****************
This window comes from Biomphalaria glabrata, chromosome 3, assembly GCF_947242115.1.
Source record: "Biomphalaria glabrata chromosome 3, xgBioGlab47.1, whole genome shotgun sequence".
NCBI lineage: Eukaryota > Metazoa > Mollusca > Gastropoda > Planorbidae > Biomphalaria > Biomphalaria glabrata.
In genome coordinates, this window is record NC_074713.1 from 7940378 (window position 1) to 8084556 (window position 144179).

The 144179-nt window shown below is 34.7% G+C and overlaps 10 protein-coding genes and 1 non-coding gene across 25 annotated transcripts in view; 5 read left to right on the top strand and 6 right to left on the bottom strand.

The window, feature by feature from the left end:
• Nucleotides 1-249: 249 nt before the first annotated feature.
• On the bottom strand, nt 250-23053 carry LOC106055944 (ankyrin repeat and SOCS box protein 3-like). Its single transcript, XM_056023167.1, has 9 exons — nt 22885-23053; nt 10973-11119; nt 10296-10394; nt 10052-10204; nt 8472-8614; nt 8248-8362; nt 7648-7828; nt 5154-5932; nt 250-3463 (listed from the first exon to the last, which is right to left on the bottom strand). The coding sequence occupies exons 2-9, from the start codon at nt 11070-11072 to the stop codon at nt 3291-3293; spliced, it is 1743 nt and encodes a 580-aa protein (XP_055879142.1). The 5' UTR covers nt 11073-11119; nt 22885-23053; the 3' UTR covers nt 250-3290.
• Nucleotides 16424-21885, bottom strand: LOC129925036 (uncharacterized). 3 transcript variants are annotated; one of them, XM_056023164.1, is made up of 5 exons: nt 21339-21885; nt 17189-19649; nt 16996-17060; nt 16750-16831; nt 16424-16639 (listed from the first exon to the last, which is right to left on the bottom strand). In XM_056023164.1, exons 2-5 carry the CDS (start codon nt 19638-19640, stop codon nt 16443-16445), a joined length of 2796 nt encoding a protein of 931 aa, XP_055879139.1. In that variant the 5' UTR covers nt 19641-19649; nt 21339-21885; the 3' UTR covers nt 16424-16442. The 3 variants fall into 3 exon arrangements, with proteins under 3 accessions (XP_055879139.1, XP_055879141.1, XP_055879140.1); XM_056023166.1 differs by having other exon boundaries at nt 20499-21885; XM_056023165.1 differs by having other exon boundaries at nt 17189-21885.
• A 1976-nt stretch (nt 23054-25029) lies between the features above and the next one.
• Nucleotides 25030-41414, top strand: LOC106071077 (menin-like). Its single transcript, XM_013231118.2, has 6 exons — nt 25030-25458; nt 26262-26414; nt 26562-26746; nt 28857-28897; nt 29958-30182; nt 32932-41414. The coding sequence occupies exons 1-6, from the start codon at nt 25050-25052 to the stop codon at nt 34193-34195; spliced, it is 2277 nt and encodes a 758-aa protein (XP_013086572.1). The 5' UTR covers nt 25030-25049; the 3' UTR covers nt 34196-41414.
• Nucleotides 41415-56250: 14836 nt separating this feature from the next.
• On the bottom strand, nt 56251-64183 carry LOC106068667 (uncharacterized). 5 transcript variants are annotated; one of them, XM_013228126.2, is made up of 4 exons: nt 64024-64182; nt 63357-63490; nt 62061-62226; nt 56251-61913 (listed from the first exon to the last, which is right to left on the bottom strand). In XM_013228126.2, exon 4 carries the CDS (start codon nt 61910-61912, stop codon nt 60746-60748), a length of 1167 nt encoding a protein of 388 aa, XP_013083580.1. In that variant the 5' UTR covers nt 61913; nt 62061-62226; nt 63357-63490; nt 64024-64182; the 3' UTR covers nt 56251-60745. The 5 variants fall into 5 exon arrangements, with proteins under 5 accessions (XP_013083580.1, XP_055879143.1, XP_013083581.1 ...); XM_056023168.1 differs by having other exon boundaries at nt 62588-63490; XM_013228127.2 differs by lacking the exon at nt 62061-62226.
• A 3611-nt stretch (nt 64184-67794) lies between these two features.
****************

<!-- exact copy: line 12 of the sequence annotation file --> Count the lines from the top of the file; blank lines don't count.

• Nucleotides 41415-56250: 14836 nt separating this feature from the next.